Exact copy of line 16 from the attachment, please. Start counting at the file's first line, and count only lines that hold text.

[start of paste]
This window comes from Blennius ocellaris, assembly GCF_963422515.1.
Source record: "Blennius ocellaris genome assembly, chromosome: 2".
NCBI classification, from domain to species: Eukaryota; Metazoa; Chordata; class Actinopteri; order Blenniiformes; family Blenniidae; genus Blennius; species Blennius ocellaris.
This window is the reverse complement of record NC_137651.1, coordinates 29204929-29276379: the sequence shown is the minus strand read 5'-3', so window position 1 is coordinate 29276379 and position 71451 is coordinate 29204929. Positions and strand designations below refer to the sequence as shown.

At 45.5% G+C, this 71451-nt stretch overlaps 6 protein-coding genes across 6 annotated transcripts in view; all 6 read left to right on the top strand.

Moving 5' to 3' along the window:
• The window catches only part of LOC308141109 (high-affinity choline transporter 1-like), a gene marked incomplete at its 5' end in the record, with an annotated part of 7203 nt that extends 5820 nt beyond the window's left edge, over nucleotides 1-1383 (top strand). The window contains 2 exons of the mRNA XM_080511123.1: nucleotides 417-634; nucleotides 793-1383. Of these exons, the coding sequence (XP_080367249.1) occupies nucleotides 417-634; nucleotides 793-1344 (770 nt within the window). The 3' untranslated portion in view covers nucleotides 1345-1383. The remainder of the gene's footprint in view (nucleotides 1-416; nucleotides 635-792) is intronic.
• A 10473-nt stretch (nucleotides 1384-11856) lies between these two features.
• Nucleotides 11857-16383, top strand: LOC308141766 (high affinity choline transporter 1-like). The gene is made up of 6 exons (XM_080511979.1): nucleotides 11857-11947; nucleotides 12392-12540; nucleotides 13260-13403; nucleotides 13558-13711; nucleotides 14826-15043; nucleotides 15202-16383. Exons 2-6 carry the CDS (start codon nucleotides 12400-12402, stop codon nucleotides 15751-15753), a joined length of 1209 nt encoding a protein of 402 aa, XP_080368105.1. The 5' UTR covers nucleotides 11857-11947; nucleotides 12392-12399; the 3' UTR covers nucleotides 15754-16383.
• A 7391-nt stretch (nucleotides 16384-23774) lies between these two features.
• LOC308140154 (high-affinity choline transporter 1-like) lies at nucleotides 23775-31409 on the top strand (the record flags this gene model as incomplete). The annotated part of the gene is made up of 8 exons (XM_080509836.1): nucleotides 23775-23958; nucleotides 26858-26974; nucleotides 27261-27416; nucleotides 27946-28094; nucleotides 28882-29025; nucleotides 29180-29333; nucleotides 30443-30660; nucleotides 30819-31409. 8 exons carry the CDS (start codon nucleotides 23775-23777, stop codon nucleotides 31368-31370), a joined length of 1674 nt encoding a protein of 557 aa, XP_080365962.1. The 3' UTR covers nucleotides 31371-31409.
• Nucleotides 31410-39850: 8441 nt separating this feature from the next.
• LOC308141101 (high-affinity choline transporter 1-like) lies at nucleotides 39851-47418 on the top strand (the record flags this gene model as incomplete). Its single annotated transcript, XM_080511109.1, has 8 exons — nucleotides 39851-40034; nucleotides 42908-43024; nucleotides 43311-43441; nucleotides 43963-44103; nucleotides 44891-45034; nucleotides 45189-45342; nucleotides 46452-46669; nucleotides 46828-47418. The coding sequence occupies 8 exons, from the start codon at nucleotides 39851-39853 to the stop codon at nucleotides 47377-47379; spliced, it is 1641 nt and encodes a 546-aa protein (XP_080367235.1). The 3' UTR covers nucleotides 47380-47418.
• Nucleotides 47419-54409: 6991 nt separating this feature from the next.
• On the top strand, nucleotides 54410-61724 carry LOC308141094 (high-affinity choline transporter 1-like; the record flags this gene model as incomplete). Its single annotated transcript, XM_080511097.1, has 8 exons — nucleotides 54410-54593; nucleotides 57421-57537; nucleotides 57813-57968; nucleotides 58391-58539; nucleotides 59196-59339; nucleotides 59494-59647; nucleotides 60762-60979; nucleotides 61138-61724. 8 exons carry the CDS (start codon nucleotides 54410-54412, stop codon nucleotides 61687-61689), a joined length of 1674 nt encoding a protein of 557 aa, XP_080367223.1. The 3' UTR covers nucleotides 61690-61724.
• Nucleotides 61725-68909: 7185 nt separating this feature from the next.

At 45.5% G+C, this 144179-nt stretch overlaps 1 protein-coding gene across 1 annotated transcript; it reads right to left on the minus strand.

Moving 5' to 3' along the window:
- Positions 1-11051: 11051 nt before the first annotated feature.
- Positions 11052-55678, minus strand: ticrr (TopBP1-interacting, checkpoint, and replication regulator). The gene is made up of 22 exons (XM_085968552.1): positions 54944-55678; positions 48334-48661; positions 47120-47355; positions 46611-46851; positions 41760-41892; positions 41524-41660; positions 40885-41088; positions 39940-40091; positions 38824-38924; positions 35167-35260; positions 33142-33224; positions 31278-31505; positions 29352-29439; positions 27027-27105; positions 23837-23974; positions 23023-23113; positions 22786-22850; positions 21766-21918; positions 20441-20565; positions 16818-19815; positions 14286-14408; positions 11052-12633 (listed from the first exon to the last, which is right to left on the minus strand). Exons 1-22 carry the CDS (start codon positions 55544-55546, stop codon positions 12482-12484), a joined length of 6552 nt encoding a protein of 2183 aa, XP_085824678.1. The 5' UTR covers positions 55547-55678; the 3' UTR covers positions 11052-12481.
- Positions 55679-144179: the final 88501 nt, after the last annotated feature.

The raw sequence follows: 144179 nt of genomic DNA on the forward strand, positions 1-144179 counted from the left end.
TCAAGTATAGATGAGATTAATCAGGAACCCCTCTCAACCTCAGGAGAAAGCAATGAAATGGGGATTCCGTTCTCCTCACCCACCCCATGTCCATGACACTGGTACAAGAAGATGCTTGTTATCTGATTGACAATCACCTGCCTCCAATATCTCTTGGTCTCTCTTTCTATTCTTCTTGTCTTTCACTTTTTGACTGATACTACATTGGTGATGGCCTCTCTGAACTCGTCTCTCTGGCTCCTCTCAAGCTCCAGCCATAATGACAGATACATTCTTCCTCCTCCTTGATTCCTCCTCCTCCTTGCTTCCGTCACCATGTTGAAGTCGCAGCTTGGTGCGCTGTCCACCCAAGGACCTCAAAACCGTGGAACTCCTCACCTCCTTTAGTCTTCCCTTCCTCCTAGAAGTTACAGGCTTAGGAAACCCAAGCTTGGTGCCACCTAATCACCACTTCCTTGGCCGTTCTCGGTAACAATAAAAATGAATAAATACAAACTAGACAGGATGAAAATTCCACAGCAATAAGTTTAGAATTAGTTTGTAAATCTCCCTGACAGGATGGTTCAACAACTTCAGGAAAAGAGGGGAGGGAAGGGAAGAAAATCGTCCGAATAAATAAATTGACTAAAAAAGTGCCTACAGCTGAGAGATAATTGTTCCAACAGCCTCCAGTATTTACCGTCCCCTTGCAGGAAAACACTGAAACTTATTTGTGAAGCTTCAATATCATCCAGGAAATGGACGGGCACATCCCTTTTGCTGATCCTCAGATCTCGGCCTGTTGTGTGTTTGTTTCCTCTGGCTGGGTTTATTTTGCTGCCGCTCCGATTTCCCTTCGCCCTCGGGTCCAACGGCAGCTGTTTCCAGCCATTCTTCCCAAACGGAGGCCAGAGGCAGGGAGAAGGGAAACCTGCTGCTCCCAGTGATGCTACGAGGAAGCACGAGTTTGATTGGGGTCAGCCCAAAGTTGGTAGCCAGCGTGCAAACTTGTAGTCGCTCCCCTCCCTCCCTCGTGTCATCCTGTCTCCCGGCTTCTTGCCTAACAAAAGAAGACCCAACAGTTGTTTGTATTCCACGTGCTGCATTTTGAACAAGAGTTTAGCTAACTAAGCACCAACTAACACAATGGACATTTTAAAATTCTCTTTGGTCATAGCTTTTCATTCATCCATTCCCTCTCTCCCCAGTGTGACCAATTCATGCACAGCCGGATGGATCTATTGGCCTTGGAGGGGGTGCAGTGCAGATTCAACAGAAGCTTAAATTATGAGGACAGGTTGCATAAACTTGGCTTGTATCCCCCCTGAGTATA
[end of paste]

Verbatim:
• Nucleotides 61725-68909: 7185 nt separating this feature from the next.